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A three dimensional model of atmospheric CO2 transport based on observed winds: 3. Seasonal cycle and synoptic time scale variations

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Zitation

Heimann, M., Keeling, C. D., & Tucker, C. J. (1989). A three dimensional model of atmospheric CO2 transport based on observed winds: 3. Seasonal cycle and synoptic time scale variations. In D. H. Peterson (Ed.), Aspects of Climate Variability in the Pacific and the Western Americas. Washington: American Geophysical. doi:10.1029/GM055p0277.


Zitierlink: http://hdl.handle.net/11858/00-001M-0000-0024-A832-E
Zusammenfassung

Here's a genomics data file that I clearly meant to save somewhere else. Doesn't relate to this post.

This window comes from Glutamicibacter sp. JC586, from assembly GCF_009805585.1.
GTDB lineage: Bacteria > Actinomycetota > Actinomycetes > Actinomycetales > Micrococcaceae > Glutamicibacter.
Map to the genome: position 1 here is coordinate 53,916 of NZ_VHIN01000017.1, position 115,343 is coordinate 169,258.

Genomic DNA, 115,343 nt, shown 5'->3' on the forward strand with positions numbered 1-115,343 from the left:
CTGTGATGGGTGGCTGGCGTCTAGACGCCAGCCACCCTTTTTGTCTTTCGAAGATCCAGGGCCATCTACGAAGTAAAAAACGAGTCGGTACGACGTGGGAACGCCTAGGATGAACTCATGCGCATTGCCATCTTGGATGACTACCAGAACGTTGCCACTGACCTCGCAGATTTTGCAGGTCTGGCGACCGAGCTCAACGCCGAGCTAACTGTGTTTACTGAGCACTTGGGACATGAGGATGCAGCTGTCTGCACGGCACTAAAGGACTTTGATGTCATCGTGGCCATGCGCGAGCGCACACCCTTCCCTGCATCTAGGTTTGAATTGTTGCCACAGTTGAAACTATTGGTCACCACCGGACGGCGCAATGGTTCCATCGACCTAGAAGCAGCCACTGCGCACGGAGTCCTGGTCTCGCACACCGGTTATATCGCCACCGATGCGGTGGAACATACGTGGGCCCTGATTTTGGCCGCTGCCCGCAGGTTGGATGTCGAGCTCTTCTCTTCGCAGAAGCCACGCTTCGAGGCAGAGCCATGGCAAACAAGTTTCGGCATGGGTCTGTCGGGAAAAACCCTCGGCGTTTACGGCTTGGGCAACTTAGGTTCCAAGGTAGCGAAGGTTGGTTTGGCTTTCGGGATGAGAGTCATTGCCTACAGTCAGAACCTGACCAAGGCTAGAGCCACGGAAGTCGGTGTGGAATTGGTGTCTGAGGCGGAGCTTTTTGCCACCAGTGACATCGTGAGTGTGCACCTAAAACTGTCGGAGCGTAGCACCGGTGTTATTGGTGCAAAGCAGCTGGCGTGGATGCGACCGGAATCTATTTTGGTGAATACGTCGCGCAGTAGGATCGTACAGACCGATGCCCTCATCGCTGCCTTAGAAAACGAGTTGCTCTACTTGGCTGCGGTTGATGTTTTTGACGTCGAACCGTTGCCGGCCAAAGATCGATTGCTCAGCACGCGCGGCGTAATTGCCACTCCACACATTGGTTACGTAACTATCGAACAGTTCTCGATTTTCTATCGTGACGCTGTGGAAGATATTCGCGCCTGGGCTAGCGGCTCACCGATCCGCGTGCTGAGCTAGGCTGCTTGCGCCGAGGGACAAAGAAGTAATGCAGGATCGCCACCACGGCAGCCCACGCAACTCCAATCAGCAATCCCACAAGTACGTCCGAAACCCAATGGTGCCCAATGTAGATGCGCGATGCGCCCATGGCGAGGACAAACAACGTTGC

The spatial and temporal distribution of atmospheric CO2 and of its 13C/12C ratio have been simulated with a three-dimensional atmospheric transport model based on the observed wind fields of the Global Weather Experiment in 1978/1979. Modeled sources and sinks of carbon at the surface of the Earth include: (1) CO2 released from fossil fuel combustion, (2) exchange of CO2 with the terrestrial biosphere by specification of net primary productivity from satellite data and heterotrophic respiration from surface temperature, (3) air-sea exchange of CO2 driven by prescribed temporal and spatial variations of CO2 in the surface waters. The relative contributions of individual source components are calculated by running the model with each component separately. This paper describes the results of the model simulations in terms of the seasonal cycle and synoptic time scale variations. Acceptable agreement with observations is achieved for northern hemisphere and tropical stations. In the southern hemisphere the model overestimates the observed seasonal cycle. The relationship between the 13C/12C isotopic ratio and CO2 concentration is discussed as a potential means to distinguish biological and oceanic contributions to the seasonal cycle.